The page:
Dr Marianne Straub RDI
Marianne Straub was born in the village of Amriswil, Switzerland, where her father was a textile merchant. Straub went on to study Art at the Kunstgewerbeschule in Zürich where she devoted her second and third years at the college to hand weaving and textiles.
Determined to master her craft, in 1932 Straub moved to the textile town of Bradford, England, and began studying her trade at the Bradford Technical College. After finishing her course, she was invited to work at Ethel Mairet’s Gospels studio at Ditchling where she further developed her hand loom techniques.
By the mid 1930s Straub was working as a consultant designer for the Welsh milling industry where she learnt about mass production of textiles. In 1937 she joined the firm of Helios as head designer where she developed a range of woven and printed fabrics based on her own designs, before moving to the firm of Warners based in Braintree, Essex, in 1950.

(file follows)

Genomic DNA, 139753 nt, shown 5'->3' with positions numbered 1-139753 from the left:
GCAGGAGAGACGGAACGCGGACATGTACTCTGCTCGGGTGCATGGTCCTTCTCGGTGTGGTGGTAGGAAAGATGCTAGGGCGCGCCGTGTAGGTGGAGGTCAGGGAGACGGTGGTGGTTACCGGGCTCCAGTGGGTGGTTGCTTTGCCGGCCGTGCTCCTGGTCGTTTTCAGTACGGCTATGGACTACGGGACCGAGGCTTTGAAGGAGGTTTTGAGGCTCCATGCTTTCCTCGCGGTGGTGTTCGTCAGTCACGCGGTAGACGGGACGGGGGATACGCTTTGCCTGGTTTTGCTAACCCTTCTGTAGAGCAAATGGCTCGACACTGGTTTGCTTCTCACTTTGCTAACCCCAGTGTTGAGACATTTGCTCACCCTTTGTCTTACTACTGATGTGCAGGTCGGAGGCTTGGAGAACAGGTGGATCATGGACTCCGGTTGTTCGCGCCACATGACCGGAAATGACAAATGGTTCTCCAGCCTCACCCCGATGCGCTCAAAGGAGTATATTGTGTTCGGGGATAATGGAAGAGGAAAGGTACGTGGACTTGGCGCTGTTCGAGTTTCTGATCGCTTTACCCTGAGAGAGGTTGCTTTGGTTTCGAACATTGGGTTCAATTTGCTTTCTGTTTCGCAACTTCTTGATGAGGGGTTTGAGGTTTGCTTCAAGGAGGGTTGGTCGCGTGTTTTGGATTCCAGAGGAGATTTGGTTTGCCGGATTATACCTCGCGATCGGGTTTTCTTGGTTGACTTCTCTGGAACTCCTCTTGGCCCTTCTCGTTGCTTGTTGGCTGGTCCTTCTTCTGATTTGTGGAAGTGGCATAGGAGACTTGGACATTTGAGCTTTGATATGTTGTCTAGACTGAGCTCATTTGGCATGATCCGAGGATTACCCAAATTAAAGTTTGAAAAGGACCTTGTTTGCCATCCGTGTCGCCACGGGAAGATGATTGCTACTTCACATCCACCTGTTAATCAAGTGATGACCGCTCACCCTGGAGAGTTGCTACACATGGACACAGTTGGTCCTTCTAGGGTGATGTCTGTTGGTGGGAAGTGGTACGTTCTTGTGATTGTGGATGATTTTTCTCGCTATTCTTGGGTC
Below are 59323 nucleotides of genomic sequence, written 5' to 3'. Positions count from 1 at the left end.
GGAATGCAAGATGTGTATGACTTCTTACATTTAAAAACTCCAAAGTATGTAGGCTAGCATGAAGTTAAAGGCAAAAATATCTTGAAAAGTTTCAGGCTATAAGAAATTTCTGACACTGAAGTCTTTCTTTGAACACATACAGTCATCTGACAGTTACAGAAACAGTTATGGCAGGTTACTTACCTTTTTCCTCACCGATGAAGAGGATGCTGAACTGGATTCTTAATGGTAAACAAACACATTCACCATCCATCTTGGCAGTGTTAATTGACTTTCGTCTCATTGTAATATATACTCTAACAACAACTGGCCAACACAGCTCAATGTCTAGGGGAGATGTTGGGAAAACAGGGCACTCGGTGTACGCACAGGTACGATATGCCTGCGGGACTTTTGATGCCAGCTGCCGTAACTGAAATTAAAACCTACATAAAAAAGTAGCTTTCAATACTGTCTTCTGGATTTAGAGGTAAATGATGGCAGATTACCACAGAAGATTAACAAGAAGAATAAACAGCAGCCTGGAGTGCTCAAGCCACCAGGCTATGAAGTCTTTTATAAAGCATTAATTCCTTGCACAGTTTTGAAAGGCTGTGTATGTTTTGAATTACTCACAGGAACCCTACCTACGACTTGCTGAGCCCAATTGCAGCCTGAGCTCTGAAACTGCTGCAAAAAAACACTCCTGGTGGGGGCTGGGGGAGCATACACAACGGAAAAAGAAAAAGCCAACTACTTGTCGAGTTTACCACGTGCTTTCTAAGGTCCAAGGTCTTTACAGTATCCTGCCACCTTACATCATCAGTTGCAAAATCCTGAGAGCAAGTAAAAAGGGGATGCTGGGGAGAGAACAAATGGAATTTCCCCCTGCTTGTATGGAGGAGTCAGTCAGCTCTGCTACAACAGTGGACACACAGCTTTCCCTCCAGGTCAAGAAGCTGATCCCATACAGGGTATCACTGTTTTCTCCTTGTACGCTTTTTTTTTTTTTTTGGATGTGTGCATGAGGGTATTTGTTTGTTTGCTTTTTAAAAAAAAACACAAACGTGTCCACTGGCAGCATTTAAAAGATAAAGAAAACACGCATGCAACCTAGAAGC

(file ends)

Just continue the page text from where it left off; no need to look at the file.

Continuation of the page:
Through out the 1950s Straub was closely associated with the north Essex village of Great Bardfield, which became famous for its small community of talented artists, amongst them Edward Bawden. Organising a series of large “open house” exhibitions the Great Bardfield Artists attracted national press attention and thousands of visitors to the remote village during the summer exhibitions of 1954, 1955 and 1958. On her retirement from Warners in 1971, Straub left Great Bardfield and moved to Cambridge.
As well as her design work, Straub was also an important textile teacher, having begun teaching at the Central School of Art, London in 1956. She later taught at Hornsey College of Art before moving on to the Royal College of Art, both in London.
Straub wrote a book entitled Hand Weaving and Cloth Design, Viking 1977, and in 1972 was awarded the distinction Royal Designer for Industry (RDI).